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Denotation vs. Connotation

playwright

[pley-rahyt] /ˈpleɪˌraɪt/
noun
1.
a writer of plays; dramatist.
Origin of playwright
1680-1690
1680-90; play + wright
Dictionary.com Unabridged
Based on the Random House Dictionary, © Random House, Inc. 2015.
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Examples from the Web for playwright
Contemporary Examples
Historical Examples
  • You never hesitated; on the contrary, you jumped at the chance of so easy an opening to your career as playwright.

    Paul Kelver Jerome Klapka, AKA Jerome K. Jerome
  • It is Shakespeare's finest play, his supreme achievement as a playwright.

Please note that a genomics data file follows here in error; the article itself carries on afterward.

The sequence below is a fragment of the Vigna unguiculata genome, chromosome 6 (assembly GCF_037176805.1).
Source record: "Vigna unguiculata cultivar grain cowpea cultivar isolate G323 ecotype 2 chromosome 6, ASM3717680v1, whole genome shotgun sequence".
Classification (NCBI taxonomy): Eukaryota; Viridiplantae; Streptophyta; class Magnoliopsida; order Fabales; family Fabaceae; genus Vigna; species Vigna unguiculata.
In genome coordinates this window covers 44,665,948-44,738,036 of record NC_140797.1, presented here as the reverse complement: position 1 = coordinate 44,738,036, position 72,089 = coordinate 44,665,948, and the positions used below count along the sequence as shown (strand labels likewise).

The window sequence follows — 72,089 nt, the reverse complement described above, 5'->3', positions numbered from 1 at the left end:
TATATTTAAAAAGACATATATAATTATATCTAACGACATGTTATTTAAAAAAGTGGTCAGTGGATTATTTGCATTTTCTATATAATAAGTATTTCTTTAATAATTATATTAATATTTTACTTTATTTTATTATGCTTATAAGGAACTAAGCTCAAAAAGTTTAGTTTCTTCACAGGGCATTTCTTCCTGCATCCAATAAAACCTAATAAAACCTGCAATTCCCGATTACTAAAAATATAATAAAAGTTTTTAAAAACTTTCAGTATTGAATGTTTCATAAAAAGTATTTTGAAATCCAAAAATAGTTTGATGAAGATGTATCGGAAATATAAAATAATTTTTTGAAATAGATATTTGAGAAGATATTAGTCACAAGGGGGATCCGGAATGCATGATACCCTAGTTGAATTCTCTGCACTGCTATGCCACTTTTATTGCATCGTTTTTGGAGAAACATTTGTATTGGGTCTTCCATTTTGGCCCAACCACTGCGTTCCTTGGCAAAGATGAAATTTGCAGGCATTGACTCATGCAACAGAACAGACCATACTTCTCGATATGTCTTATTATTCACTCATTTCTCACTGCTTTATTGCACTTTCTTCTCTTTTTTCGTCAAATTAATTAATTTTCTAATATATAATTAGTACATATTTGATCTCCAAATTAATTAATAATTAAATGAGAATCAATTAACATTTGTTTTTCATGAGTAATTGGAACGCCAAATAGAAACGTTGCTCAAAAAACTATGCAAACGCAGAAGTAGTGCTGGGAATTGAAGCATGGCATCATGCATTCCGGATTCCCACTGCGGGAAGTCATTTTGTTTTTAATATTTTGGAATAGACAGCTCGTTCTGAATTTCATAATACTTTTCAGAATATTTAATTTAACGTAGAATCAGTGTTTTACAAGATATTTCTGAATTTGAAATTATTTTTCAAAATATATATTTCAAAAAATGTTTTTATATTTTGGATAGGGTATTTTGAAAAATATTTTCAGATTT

The Man Shakespeare Frank Harris
  • As to the voluptuaries, I can assure them that the playwright, whether he be myself or another, will always disappoint them.

    Mrs. Warren's Profession George Bernard Shaw
  • It was this play that drew forth from a woman, an American playwright, the retort stinging.

    The Group Mercy Warren
  • "The editor listened to the story," continued the playwright.

    May Iverson's Career Elizabeth Jordan
British Dictionary definitions for playwright

playwright

/ˈpleɪˌraɪt/
noun
1.
a person who writes plays
Collins English Dictionary - Complete & Unabridged 2012 Digital Edition
© William Collins Sons & Co. Ltd. 1979, 1986 © HarperCollins
Publishers 1998, 2000, 2003, 2005, 2006, 2007, 2009, 2012
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Word Origin and History for playwright
n.

1680s, from play (n.) + wright.

Online Etymology Dictionary, © 2010 Douglas Harper
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22
23
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